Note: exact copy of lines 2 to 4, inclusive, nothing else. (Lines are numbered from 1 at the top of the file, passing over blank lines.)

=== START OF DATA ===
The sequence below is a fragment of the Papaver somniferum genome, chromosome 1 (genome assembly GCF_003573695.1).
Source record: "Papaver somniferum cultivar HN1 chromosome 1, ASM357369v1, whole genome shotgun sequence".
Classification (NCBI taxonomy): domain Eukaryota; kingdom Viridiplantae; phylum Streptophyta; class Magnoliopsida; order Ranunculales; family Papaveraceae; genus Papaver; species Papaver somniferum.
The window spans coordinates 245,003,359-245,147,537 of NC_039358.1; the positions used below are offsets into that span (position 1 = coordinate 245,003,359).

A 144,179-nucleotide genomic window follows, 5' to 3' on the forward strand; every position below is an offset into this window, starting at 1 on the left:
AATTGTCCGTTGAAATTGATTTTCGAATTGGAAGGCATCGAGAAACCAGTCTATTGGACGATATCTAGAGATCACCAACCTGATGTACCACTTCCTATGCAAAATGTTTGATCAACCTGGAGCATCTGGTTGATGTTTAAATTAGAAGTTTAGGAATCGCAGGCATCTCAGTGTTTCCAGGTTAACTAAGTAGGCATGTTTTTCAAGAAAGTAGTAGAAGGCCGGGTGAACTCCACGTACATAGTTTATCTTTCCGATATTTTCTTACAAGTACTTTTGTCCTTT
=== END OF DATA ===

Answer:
Source record: "Papaver somniferum cultivar HN1 chromosome 1, ASM357369v1, whole genome shotgun sequence".
Classification (NCBI taxonomy): domain Eukaryota; kingdom Viridiplantae; phylum Streptophyta; class Magnoliopsida; order Ranunculales; family Papaveraceae; genus Papaver; species Papaver somniferum.
The window spans coordinates 245,003,359-245,147,537 of NC_039358.1; the positions used below are offsets into that span (position 1 = coordinate 245,003,359).